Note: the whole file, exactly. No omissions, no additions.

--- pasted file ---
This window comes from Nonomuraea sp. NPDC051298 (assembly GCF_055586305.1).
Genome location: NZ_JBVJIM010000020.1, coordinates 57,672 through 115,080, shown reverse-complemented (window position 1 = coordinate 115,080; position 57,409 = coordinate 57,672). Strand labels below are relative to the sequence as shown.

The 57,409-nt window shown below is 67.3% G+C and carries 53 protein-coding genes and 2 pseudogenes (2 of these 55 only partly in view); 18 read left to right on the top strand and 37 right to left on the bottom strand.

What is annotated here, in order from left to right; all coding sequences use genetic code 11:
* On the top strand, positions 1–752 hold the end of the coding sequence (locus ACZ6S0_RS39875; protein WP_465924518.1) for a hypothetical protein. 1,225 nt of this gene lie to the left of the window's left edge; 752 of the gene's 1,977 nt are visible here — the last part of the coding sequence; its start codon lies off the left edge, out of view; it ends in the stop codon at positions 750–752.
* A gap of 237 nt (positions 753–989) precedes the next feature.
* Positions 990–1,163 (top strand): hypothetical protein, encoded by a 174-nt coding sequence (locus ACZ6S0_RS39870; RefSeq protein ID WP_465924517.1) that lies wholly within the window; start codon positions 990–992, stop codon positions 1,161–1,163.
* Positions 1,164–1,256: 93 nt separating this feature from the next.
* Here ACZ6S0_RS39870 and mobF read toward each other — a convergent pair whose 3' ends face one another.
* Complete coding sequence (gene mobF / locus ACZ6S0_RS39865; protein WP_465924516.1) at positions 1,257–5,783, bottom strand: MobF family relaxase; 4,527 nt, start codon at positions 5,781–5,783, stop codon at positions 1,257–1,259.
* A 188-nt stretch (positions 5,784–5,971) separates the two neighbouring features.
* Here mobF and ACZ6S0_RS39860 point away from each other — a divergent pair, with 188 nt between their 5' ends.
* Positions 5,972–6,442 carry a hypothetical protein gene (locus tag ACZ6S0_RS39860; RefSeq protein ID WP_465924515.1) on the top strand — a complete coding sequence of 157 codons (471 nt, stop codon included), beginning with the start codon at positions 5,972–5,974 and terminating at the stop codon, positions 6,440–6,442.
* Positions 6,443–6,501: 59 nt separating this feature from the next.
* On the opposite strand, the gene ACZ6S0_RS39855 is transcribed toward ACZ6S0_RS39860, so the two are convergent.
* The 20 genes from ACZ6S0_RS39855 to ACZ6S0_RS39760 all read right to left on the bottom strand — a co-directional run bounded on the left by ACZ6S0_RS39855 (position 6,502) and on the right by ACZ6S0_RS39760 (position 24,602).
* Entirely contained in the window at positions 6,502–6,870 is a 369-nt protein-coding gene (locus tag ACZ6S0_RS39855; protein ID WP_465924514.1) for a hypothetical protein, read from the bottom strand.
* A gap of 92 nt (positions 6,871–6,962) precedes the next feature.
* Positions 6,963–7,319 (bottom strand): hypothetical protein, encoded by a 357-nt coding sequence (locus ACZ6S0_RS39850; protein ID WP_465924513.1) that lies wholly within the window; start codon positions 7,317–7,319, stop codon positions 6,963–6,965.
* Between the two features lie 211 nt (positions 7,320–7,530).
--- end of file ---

This window comes from Nonomuraea sp. NPDC051298 (assembly GCF_055586305.1).
Genome location: NZ_JBVJIM010000020.1, coordinates 57,672 through 115,080, shown reverse-complemented (window position 1 = coordinate 115,080; position 57,409 = coordinate 57,672). Strand labels below are relative to the sequence as shown.

The 57,409-nt window shown below is 67.3% G+C and carries 53 protein-coding genes and 2 pseudogenes (2 of these 55 only partly in view); 18 read left to right on the top strand and 37 right to left on the bottom strand.

What is annotated here, in order from left to right; all coding sequences use genetic code 11:
* On the top strand, positions 1–752 hold the end of the coding sequence (locus ACZ6S0_RS39875; protein WP_465924518.1) for a hypothetical protein. 1,225 nt of this gene lie to the left of the window's left edge; 752 of the gene's 1,977 nt are visible here — the last part of the coding sequence; its start codon lies off the left edge, out of view; it ends in the stop codon at positions 750–752.
* A gap of 237 nt (positions 753–989) precedes the next feature.
* Positions 990–1,163 (top strand): hypothetical protein, encoded by a 174-nt coding sequence (locus ACZ6S0_RS39870; RefSeq protein ID WP_465924517.1) that lies wholly within the window; start codon positions 990–992, stop codon positions 1,161–1,163.
* Positions 1,164–1,256: 93 nt separating this feature from the next.
* Here ACZ6S0_RS39870 and mobF read toward each other — a convergent pair whose 3' ends face one another.
* Complete coding sequence (gene mobF / locus ACZ6S0_RS39865; protein WP_465924516.1) at positions 1,257–5,783, bottom strand: MobF family relaxase; 4,527 nt, start codon at positions 5,781–5,783, stop codon at positions 1,257–1,259.
* A 188-nt stretch (positions 5,784–5,971) separates the two neighbouring features.
* Here mobF and ACZ6S0_RS39860 point away from each other — a divergent pair, with 188 nt between their 5' ends.
* Positions 5,972–6,442 carry a hypothetical protein gene (locus tag ACZ6S0_RS39860; RefSeq protein ID WP_465924515.1) on the top strand — a complete coding sequence of 157 codons (471 nt, stop codon included), beginning with the start codon at positions 5,972–5,974 and terminating at the stop codon, positions 6,440–6,442.
* Positions 6,443–6,501: 59 nt separating this feature from the next.
* On the opposite strand, the gene ACZ6S0_RS39855 is transcribed toward ACZ6S0_RS39860, so the two are convergent.
* The 20 genes from ACZ6S0_RS39855 to ACZ6S0_RS39760 all read right to left on the bottom strand — a co-directional run bounded on the left by ACZ6S0_RS39855 (position 6,502) and on the right by ACZ6S0_RS39760 (position 24,602).
* Entirely contained in the window at positions 6,502–6,870 is a 369-nt protein-coding gene (locus tag ACZ6S0_RS39855; protein ID WP_465924514.1) for a hypothetical protein, read from the bottom strand.
* A gap of 92 nt (positions 6,871–6,962) precedes the next feature.
* Positions 6,963–7,319 (bottom strand): hypothetical protein, encoded by a 357-nt coding sequence (locus ACZ6S0_RS39850; protein ID WP_465924513.1) that lies wholly within the window; start codon positions 7,317–7,319, stop codon positions 6,963–6,965.
* Between the two features lie 211 nt (positions 7,320–7,530).